Hailed as a “modern dance savior” by the New York Times, Bed-Stuy native Ronald K. Brown returns to fuse the form, rhythm, and history of African dance with contemporary and urban dance styles.
Inspired by the music and sociopolitical legacies of artists/activists Nina Simone and Fela Kuti, “Come Ye” is a multimedia work that utilizes Mr. Brown’s signature style of kinetic storytelling. Through African, Caribbean, modern, ballet, and social dance styles.
“Ebony Magazine: to a Village” begins with a parade of individuals preoccupied with their own façade and beauty. The mantra in the score, “do you see what I see” is a challenge to question one’s perceptions. The movement allows the dancers to shift from their self-consciousness to a physicality that is more connected to the ground and ultimately to each other.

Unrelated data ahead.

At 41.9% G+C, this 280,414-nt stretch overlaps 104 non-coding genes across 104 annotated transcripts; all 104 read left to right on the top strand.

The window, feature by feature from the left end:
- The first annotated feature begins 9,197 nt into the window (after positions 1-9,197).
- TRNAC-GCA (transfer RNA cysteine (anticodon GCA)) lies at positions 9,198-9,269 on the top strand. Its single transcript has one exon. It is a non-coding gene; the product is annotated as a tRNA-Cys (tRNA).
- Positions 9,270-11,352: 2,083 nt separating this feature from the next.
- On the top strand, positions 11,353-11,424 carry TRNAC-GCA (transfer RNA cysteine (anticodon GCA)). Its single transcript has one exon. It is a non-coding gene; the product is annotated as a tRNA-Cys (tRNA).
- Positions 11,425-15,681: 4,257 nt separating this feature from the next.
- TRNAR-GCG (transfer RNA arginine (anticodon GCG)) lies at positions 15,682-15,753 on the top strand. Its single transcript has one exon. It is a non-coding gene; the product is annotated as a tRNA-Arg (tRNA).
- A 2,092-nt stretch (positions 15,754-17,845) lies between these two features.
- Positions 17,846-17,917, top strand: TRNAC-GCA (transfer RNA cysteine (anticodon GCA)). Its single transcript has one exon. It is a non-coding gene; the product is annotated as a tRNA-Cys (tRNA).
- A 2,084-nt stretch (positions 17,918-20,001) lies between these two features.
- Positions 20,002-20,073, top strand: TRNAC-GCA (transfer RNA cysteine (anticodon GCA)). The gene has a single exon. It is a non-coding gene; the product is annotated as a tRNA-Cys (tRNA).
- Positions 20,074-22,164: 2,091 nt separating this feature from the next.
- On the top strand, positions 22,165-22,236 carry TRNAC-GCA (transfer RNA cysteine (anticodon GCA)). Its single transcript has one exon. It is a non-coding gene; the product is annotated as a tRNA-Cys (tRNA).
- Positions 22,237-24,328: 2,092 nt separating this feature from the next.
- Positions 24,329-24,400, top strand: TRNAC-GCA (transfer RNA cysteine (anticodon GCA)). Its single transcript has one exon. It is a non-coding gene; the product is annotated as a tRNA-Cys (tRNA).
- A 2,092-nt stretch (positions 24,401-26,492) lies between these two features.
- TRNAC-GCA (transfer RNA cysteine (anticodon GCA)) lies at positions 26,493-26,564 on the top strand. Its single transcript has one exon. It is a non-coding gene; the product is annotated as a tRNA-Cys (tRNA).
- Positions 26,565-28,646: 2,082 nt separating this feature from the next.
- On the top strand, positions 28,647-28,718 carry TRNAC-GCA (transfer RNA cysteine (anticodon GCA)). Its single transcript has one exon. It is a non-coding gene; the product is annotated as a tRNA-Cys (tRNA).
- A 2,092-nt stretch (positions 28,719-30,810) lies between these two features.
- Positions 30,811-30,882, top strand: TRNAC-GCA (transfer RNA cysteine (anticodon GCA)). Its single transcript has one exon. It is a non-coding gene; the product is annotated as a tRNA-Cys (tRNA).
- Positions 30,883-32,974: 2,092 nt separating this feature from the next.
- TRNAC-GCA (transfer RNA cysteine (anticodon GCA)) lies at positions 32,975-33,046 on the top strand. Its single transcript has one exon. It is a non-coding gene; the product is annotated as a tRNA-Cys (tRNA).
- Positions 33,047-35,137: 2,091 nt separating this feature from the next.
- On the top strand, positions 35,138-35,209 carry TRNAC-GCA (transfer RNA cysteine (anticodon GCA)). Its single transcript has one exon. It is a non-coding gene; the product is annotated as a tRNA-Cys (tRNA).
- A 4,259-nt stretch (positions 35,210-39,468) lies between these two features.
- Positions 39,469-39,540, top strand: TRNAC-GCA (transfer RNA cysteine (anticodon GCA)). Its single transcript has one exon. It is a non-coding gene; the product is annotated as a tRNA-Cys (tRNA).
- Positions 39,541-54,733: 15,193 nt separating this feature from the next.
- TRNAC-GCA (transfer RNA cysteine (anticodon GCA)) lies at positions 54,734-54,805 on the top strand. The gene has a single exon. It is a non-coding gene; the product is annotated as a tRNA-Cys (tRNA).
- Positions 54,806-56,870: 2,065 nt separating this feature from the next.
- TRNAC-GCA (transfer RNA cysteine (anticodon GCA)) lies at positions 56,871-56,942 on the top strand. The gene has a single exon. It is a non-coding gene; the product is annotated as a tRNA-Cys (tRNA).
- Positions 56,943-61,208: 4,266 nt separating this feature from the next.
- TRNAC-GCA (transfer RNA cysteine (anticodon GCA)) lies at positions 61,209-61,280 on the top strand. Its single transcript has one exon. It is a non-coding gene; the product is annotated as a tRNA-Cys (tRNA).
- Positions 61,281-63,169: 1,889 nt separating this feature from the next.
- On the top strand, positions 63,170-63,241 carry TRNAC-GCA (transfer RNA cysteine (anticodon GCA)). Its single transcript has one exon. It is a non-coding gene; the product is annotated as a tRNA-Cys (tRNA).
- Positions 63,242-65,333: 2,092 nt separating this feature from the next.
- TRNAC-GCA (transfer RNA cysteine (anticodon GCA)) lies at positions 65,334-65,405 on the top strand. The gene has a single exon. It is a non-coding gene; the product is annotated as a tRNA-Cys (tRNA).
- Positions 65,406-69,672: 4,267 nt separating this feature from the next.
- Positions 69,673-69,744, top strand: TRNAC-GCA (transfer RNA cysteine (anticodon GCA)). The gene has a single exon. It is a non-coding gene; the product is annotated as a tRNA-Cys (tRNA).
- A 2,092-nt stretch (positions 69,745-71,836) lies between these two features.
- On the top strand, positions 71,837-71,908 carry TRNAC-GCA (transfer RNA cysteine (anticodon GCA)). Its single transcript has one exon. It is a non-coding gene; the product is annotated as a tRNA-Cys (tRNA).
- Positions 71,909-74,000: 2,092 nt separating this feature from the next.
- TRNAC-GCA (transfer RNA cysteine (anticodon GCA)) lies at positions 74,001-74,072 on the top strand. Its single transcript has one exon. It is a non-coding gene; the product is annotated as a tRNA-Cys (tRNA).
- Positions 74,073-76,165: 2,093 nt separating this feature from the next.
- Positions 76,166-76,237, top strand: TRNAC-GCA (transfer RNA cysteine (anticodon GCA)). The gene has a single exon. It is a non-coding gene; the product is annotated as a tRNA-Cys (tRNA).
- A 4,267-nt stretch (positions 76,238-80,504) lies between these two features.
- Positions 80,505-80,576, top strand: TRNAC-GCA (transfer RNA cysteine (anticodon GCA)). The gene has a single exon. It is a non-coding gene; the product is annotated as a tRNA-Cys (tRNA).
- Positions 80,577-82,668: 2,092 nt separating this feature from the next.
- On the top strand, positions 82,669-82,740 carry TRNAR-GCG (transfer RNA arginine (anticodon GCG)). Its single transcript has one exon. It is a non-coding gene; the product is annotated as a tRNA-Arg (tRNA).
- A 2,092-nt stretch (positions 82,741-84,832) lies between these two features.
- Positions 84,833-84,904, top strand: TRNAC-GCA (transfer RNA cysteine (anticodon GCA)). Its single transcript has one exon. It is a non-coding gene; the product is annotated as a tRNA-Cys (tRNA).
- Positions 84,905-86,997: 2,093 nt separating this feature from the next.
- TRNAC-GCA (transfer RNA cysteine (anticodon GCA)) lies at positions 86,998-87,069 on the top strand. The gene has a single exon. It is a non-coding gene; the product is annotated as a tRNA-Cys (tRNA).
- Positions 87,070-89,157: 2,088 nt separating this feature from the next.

In “Mercy” Brown with music composed by Meshell Ndegeocello focuses on seeking compassion, which leads one to have mercy. In this work, EVIDENCE embarks on a physical journey towards justice in response to assault that resolves in joy and surrender.